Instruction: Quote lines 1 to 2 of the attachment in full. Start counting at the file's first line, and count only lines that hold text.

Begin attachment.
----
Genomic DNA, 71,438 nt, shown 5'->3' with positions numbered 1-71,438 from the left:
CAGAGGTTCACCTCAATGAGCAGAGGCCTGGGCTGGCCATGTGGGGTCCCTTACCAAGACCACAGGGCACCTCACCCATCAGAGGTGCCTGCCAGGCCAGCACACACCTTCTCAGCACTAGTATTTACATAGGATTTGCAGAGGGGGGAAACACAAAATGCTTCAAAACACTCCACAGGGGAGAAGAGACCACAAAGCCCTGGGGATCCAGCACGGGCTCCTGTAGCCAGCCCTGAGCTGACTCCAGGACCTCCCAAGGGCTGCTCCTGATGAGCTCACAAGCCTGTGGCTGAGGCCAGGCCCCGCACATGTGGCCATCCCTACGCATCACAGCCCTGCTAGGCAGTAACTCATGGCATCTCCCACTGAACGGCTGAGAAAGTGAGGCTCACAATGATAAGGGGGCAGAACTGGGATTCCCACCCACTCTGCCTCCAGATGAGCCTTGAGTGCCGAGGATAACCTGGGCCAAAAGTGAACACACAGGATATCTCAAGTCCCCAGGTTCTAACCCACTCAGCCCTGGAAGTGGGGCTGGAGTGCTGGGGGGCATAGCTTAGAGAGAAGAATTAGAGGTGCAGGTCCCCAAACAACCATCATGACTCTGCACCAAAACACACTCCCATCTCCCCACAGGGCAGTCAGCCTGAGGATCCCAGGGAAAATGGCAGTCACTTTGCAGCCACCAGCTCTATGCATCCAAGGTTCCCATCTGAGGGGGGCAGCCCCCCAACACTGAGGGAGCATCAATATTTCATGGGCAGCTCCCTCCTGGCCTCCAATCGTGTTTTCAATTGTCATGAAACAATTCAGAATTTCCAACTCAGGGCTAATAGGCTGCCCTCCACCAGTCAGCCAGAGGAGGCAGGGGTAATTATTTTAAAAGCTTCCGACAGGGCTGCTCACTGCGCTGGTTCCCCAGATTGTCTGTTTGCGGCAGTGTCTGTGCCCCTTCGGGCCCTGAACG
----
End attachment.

Genomic DNA, 71,438 nt, shown 5'->3' with positions numbered 1-71,438 from the left:
CAGAGGTTCACCTCAATGAGCAGAGGCCTGGGCTGGCCATGTGGGGTCCCTTACCAAGACCACAGGGCACCTCACCCATCAGAGGTGCCTGCCAGGCCAGCACACACCTTCTCAGCACTAGTATTTACATAGGATTTGCAGAGGGGGGAAACACAAAATGCTTCAAAACACTCCACAGGGGAGAAGAGACCACAAAGCCCTGGGGATCCAGCACGGGCTCCTGTAGCCAGCCCTGAGCTGACTCCAGGACCTCCCAAGGGCTGCTCCTGATGAGCTCACAAGCCTGTGGCTGAGGCCAGGCCCCGCACATGTGGCCATCCCTACGCATCACAGCCCTGCTAGGCAGTAACTCATGGCATCTCCCACTGAACGGCTGAGAAAGTGAGGCTCACAATGATAAGGGGGCAGAACTGGGATTCCCACCCACTCTGCCTCCAGATGAGCCTTGAGTGCCGAGGATAACCTGGGCCAAAAGTGAACACACAGGATATCTCAAGTCCCCAGGTTCTAACCCACTCAGCCCTGGAAGTGGGGCTGGAGTGCTGGGGGGCATAGCTTAGAGAGAAGAATTAGAGGTGCAGGTCCCCAAACAACCATCATGACTCTGCACCAAAACACACTCCCATCTCCCCACAGGGCAGTCAGCCTGAGGATCCCAGGGAAAATGGCAGTCACTTTGCAGCCACCAGCTCTATGCATCCAAGGTTCCCATCTGAGGGGGGCAGCCCCCCAACACTGAGGGAGCATCAATATTTCATGGGCAGCTCCCTCCTGGCCTCCAATCGTGTTTTCAATTGTCATGAAACAATTCAGAATTTCCAACTCAGGGCTAATAGGCTGCCCTCCACCAGTCAGCCAGAGGAGGCAGGGGTAATTATTTTAAAAGCTTCCGACAGGGCTGCTCACTGCGCTGGTTCCCCAGATTGTCTGTTTGCGGCAGTGTCTGTGCCCCTTCGGGCCCTGAACG